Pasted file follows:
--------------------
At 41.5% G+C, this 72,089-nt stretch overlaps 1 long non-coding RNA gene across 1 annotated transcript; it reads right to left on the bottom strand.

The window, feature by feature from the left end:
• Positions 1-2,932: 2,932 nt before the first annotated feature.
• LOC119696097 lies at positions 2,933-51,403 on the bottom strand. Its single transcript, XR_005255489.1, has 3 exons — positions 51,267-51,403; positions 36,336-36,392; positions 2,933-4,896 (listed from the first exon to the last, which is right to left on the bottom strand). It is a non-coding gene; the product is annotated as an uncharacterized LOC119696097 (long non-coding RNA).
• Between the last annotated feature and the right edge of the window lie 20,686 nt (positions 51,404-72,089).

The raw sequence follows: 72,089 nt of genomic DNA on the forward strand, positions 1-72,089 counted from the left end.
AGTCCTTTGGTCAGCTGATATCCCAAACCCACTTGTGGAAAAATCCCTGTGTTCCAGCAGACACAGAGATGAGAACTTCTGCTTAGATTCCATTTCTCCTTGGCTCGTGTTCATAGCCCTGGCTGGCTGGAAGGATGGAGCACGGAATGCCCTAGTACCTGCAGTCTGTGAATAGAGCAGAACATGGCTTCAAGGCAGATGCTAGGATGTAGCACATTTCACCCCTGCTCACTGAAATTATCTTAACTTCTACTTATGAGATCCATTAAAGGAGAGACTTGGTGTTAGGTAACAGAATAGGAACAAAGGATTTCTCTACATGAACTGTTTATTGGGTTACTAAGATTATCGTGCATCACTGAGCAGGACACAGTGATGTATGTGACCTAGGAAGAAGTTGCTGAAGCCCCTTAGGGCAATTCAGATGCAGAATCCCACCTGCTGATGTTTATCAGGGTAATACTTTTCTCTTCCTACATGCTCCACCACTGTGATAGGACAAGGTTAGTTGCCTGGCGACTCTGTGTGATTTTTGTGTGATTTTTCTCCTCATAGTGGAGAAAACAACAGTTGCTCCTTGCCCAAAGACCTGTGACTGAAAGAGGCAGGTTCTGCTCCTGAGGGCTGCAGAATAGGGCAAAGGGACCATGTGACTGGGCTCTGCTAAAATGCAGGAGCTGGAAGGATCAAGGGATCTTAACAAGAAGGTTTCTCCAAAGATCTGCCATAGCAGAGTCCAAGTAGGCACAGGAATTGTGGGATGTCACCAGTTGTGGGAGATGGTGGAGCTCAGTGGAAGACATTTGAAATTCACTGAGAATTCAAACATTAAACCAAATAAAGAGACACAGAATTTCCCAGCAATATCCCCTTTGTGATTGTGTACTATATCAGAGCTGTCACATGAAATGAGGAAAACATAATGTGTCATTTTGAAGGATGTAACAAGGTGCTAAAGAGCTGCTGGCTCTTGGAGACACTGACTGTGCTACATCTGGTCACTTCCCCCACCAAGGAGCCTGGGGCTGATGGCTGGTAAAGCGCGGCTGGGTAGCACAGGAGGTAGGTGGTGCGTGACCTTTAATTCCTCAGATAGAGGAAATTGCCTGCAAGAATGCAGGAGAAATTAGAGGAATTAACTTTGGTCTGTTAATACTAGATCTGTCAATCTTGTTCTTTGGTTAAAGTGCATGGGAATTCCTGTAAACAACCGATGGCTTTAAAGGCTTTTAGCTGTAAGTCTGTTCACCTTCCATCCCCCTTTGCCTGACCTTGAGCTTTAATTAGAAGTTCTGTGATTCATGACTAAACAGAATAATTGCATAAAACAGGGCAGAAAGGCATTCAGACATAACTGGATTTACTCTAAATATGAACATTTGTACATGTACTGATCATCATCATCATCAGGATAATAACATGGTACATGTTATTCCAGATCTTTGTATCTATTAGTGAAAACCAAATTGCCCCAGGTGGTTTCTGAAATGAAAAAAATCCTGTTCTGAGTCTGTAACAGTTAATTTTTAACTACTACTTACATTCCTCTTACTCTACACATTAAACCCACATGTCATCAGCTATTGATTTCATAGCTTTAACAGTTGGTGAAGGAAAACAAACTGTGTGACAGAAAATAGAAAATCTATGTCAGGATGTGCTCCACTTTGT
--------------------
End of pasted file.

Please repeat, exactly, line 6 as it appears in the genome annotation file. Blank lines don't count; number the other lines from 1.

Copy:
The raw sequence follows: 72,089 nt of genomic DNA on the forward strand, positions 1-72,089 counted from the left end.